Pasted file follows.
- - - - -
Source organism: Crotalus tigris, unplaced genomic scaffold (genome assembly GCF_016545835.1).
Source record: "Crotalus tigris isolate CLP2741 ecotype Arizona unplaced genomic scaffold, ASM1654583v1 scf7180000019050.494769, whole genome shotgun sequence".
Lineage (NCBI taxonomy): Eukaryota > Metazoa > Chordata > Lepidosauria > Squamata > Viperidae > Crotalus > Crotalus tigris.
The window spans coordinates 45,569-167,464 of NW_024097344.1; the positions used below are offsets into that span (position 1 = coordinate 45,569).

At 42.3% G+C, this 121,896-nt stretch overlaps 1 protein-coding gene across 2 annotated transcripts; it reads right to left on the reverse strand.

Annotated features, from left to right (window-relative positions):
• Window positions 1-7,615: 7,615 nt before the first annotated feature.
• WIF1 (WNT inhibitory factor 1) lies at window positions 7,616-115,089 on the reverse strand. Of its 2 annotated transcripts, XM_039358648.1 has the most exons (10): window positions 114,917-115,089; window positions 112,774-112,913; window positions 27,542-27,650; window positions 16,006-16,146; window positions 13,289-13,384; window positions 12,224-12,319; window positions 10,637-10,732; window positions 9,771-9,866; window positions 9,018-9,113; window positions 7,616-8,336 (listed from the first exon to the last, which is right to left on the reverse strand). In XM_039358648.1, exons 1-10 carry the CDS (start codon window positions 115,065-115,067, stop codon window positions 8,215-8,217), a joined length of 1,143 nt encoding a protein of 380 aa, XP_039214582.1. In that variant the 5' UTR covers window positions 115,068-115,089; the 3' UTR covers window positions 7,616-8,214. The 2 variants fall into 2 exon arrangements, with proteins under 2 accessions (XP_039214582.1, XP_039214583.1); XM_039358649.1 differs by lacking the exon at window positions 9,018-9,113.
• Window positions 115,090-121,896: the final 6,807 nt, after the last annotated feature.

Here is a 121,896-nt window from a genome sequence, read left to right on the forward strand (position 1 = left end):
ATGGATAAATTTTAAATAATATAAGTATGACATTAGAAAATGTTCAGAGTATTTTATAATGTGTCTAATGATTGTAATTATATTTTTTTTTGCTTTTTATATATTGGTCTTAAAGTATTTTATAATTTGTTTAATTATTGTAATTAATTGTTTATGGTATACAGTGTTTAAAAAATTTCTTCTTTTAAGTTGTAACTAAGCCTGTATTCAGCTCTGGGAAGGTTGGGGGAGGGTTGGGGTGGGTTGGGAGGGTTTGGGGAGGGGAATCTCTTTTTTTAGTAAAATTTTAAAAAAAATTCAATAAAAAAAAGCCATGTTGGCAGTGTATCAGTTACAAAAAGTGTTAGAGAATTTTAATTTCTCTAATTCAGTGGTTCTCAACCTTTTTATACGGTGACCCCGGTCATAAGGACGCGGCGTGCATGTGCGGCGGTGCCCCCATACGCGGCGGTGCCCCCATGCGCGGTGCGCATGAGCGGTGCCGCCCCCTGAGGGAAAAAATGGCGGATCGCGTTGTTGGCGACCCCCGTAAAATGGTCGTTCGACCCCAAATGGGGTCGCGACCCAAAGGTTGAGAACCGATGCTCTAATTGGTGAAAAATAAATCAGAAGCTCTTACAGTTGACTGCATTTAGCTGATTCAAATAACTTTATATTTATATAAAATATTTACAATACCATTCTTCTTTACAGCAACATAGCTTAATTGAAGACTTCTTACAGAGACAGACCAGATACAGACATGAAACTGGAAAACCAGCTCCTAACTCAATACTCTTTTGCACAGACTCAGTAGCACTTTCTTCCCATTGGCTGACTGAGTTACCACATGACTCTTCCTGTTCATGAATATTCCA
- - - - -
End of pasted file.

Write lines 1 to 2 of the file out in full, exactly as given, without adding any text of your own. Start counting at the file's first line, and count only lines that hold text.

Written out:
Source organism: Crotalus tigris, unplaced genomic scaffold (genome assembly GCF_016545835.1).
Source record: "Crotalus tigris isolate CLP2741 ecotype Arizona unplaced genomic scaffold, ASM1654583v1 scf7180000019050.494769, whole genome shotgun sequence".